Weak Core Capitalisation: We have revised the outlook on NBE’s capitalisation and leverage score to negative from stable, reflecting the bank’s low common equity Tier 1 (CET1) ratio (7.4% at end-2022) and equity-to-assets ratio (5.1%) amid growing sovereign risks. We expect the bank’s CET1 ratio to improve by end-2024 on the back of slower growth in RWAs and better internal capital generation, but it will remain below large private-sector peers.
Tight FC Liquidity: NBE has a good funding profile, supported by its dominant franchise, particularly in the retail segment (73% of total deposits at end-2022). However, the bank has increased its reliance on expensive albeit stable retail CDs, which rose to 65% of total customer deposits at end-2022 from 55% at end-1H19.
NBE’s FC liquidity came under pressure in 2022, when the Central Bank of Egypt withdrew around EGP135 billion of FC deposits in 2022. These withdrawals were met using FC interbank placements and through higher recourse to borrowings, which significantly widened the bank’s net foreign liability position. We believe the banking sector’s net foreign liability position of USD16.4 billion is mainly driven by NBE.
Factors that Could, Individually or Collectively, Lead to Negative Rating Action/Downgrade
A downgrade of Egypt’s sovereign rating would lead to a downgrade of NBE’s ratings given the bank’s very high sovereign exposure.
A sharp deterioration in operating conditions resulting in increased pressure on the bank’s asset quality and subsequently profitability, and could lead to downgrades. The ratings could also be downgraded if there was a sharp deterioration in the bank’s CET1 ratio or if intensifying FC liquidity pressures affect the bank’s ability to service its FC obligations.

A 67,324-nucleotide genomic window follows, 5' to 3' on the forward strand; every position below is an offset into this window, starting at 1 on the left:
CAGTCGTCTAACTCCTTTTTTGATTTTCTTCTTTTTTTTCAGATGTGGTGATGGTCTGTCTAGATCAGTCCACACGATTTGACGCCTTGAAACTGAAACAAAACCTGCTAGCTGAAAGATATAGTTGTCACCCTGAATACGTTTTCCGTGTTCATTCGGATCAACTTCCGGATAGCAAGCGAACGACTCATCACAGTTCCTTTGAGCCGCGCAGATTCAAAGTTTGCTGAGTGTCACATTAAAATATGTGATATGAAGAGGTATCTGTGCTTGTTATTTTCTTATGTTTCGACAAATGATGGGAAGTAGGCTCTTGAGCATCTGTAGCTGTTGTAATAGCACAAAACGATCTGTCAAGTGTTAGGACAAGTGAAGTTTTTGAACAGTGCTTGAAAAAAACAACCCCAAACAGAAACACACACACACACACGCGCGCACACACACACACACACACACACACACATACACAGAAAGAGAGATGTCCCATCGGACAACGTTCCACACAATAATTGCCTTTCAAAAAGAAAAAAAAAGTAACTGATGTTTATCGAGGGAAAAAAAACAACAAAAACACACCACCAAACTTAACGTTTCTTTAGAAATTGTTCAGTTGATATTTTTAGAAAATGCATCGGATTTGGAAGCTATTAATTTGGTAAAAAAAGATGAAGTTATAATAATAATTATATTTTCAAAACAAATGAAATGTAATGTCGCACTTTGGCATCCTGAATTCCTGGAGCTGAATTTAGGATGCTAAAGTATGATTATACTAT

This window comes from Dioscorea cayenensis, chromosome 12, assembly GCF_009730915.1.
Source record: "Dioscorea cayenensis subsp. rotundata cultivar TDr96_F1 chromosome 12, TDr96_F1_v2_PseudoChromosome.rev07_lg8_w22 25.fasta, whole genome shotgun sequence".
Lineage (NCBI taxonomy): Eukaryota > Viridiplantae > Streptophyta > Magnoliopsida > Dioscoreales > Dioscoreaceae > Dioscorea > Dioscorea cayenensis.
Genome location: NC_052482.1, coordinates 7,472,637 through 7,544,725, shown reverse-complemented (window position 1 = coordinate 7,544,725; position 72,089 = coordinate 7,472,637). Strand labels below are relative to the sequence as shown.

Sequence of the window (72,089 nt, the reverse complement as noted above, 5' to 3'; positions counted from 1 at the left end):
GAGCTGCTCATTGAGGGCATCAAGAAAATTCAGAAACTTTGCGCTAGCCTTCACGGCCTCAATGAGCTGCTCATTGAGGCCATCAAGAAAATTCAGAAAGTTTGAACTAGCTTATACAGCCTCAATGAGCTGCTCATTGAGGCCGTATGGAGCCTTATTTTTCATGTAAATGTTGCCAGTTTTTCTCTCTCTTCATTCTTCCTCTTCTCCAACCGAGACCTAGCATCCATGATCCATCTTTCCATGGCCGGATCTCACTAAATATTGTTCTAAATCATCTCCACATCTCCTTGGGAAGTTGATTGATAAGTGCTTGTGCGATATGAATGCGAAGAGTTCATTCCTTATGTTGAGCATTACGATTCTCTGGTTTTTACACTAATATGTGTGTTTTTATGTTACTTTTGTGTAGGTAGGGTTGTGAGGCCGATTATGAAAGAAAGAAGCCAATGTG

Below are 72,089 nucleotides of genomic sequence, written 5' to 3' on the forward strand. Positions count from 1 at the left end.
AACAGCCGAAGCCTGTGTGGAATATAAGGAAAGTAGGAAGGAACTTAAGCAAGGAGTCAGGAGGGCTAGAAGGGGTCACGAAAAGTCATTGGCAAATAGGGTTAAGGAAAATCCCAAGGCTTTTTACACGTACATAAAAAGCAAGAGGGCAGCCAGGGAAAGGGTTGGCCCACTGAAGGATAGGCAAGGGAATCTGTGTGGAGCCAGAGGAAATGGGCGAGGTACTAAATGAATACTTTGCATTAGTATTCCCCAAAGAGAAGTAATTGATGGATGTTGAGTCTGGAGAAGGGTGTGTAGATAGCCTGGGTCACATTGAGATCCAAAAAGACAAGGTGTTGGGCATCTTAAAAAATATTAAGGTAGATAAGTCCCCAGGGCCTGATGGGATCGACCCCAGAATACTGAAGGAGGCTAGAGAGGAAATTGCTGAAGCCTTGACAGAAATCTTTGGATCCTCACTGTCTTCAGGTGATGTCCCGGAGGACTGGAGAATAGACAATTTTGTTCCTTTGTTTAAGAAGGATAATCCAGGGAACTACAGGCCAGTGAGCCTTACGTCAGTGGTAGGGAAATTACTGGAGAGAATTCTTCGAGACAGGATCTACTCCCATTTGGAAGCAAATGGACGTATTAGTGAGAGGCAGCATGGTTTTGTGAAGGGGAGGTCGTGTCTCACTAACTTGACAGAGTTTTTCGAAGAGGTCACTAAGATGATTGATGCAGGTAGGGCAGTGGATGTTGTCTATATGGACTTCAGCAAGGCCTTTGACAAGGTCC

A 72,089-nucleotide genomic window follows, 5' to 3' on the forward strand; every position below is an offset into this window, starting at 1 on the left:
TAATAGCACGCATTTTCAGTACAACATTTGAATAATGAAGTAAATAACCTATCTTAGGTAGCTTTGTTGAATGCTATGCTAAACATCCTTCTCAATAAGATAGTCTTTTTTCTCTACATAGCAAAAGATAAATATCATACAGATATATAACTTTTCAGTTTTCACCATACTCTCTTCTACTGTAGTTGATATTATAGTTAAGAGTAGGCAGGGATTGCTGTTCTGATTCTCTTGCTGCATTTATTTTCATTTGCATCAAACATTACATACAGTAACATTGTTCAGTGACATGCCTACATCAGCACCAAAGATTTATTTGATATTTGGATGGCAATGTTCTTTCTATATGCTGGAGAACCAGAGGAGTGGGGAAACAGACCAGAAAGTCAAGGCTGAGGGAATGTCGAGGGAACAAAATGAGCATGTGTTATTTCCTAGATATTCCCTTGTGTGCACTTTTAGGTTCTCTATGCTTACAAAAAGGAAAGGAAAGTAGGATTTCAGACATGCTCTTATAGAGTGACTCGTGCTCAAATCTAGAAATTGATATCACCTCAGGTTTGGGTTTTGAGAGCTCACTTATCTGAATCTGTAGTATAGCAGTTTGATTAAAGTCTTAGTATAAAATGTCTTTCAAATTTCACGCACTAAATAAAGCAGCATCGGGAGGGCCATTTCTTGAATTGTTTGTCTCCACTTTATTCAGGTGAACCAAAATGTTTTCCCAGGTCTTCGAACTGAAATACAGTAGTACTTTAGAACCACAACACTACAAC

Factors that Could, Individually or Collectively, Lead to Positive Rating Action/Upgrade
An upgrade of the bank’s ratings would require an upgrade of Egypt’s sovereign rating.
NBE’s GSR of ‘no support’ reflects the sovereign’s weak ability to provide support to the bank in FC given weak and vulnerable external positions. This considers the sovereign’s large gross external financing requirements which are expected to reach 91% of FC reserves in FY24 and the banking sector’s large net foreign liability position representing almost 50% of FC reserves.
An upgrade of the GSR would require an upgrade of the sovereign rating and an improvement of the sovereign’s ability to support domestic banks.
The business profile score of ‘b-‘ is below the ‘bb’ category implied score due to the following adjustment reason: business model (negative).
REFERENCES FOR SUBSTANTIALLY MATERIAL SOURCE CITED AS KEY DRIVER OF RATING
The principal sources of information used in the analysis are described in the Applicable Criteria.
NBE has an ESG Relevance Score of ‘4’ for Governance Structure, reflecting the Egyptian government’s influence on its strategy and business activities, in Fitch’s view, as evident in the issuance of expensive CDs in 2016, 2020, 2022 and 1Q23. This has a negative impact on its credit profile by affecting the bank’s cost of funding and net interest margins and is relevant to the rating in conjunction with other factors.
The highest level of ESG credit relevance is a score of ‘3’, unless otherwise disclosed in this section. A score of ‘3’ means ESG issues are credit-neutral or have only a minimal credit impact on the entity, either due to their nature or the way in which they are being managed by the entity. Fitch’s ESG Relevance Scores are not inputs in the rating process; they are an observation on the relevance and materiality of ESG factors in the rating decision.